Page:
- A final decision from the Commerce Department concluded Chinese and Taiwanese module and cell manufacturers benefit from unfair subsidies from their governments and puts a significant tariff on solar modules and cells imported from those countries, the New York Times reports.
- The Commerce ruling closed a loophole on a 2012 tariff by including Taiwanese cells along with Chinese modules. Modules are composed of multiple cells. Chinese module makers had been skirting the tariff by using Taiwanese cells.
- Commerce placed anti-dumping duties of 26.7% to 78.4% and anti-subsidy duties of 27.6% to 49.8% on imported Chinese solar modules. It also imposed anti-dumping duties of 11.5% to 27.6% on Taiwanese solar cells.
SolarWorld Americas brought a complaint in 2011, when the recession and an international oversupply of modules was forcing consolidation among manufacturers. Some estimates suggest 50% to 90% of module makers failed before the consolidation slowed.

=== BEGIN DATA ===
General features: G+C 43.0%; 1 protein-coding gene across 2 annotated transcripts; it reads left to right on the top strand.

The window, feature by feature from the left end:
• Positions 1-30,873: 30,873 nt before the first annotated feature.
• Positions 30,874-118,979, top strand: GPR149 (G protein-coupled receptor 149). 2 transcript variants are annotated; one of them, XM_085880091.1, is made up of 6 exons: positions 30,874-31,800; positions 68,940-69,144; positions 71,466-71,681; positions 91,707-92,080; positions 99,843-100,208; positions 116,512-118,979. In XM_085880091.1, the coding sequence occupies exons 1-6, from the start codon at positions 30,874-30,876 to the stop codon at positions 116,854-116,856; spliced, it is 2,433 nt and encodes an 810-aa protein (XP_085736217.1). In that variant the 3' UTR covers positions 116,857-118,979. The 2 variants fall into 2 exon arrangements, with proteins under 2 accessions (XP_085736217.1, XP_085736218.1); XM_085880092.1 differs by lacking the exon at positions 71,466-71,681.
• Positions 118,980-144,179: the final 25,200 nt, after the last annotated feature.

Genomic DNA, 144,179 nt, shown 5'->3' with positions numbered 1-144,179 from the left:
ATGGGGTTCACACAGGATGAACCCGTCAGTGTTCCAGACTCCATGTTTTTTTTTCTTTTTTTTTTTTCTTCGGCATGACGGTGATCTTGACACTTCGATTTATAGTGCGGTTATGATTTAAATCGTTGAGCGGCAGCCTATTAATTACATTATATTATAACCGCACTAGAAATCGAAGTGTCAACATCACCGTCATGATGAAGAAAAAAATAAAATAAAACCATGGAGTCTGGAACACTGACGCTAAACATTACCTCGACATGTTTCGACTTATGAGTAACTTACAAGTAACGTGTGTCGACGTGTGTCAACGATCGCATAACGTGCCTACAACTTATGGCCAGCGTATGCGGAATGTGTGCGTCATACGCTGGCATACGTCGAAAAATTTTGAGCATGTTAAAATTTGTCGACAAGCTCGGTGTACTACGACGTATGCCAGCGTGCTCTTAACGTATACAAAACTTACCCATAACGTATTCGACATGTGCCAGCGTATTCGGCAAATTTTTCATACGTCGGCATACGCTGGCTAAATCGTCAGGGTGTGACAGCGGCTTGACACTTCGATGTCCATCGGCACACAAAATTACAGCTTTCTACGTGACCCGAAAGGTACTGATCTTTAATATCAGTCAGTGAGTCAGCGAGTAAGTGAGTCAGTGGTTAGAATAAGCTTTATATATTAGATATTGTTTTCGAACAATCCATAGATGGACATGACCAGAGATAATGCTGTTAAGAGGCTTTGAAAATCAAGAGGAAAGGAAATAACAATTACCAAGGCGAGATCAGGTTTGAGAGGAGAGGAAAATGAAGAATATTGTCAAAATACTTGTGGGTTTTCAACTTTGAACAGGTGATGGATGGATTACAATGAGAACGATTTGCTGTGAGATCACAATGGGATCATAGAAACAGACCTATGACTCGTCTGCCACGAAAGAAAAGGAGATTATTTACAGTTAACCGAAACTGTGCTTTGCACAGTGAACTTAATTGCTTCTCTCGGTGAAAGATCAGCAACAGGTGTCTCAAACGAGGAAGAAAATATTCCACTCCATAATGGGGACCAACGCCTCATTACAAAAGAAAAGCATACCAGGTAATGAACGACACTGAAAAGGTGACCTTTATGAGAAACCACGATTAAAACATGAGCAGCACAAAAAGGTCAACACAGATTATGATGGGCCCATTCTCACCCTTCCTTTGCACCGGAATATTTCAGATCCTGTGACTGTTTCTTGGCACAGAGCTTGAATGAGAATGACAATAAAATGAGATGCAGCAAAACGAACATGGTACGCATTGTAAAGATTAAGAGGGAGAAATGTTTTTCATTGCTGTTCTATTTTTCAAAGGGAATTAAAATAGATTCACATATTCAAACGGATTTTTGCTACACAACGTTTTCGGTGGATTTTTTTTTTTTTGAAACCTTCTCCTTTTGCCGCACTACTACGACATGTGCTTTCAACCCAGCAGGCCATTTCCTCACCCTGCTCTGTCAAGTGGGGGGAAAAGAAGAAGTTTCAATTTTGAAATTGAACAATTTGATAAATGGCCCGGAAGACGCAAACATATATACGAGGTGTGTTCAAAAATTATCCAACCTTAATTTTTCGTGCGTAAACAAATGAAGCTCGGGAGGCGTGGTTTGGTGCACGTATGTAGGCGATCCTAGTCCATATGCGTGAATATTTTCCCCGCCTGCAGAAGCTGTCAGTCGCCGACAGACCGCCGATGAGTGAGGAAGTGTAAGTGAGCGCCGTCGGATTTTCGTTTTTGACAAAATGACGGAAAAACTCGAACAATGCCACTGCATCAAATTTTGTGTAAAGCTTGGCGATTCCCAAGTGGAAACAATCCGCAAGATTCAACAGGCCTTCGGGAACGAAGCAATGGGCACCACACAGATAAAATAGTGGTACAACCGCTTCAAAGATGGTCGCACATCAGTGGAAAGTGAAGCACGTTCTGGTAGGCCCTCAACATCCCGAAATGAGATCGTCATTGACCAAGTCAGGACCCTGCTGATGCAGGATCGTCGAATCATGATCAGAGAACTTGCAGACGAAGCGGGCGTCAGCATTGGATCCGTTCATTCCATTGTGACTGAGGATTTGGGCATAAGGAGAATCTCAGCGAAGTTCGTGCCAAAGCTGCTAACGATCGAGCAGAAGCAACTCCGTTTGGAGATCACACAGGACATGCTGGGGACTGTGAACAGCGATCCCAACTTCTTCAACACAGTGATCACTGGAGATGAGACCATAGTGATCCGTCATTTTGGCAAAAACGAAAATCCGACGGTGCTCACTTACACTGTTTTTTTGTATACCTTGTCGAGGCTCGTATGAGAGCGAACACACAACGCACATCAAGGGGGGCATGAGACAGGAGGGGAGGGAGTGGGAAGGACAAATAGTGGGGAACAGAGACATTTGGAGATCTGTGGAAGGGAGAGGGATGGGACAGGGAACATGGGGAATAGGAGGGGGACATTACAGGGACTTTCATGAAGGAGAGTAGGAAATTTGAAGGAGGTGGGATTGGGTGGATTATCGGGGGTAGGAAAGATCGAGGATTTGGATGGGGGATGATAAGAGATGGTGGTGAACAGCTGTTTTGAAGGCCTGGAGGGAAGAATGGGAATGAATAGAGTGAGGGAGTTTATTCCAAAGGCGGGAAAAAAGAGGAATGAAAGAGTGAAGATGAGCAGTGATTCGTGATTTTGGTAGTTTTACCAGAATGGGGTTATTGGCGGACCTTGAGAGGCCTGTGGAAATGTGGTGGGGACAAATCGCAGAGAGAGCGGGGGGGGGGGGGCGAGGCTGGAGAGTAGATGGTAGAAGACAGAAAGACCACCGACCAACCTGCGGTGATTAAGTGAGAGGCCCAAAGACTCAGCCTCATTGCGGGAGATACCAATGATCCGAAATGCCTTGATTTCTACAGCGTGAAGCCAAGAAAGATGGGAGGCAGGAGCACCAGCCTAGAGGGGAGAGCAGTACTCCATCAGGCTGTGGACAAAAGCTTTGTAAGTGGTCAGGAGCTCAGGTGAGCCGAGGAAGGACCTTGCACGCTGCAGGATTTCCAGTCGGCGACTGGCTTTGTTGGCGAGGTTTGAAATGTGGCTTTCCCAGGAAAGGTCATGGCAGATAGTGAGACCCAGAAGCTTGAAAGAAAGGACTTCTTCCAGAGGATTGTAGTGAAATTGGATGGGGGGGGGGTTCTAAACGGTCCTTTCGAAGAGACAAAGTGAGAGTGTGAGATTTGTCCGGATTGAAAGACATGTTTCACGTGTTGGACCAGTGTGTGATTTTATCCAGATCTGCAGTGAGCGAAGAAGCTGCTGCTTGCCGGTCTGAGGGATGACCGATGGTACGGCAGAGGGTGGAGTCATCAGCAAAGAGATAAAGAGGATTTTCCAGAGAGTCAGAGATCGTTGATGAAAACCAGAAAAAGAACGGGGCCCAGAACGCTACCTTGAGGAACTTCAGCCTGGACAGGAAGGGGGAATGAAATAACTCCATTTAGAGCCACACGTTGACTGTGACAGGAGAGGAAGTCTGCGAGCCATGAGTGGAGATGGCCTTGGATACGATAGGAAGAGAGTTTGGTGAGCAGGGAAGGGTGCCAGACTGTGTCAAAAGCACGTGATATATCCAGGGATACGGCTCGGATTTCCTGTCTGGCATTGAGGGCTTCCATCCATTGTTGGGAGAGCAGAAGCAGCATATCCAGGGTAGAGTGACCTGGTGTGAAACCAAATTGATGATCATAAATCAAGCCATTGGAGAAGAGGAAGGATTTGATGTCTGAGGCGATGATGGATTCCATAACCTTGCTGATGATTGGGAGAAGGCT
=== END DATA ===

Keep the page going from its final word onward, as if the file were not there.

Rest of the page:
The Chinese government provided subsidies for module manufacturers to protect its economy. The module makers flooded the international market with low-priced product. That threatened the economic viability of companies like Germany-based SolarWorld and its U.S. subsidiary.
The Coalition for Affordable Solar Energy has long opposed the tariffs because they put upward pressure on the installed price of solar and slow the growth of the industry. Tariffs will also, according to SunEdison’s Jigar Shah, be an impediment to Chinese-U.S. cooperation on climate change.
Many solar advocates say the low-priced modules drove the unprecedented growth enjoyed by the solar industry. Non-Chinese survivors of the trade wars have tended to be vertically integrated companies like SunPower, First Solar, and SolarCity that can make up for losses in one sector with gains in another.
Manufacturing is expected to move to Malaysia and other Asian countries with low costs and skilled labor.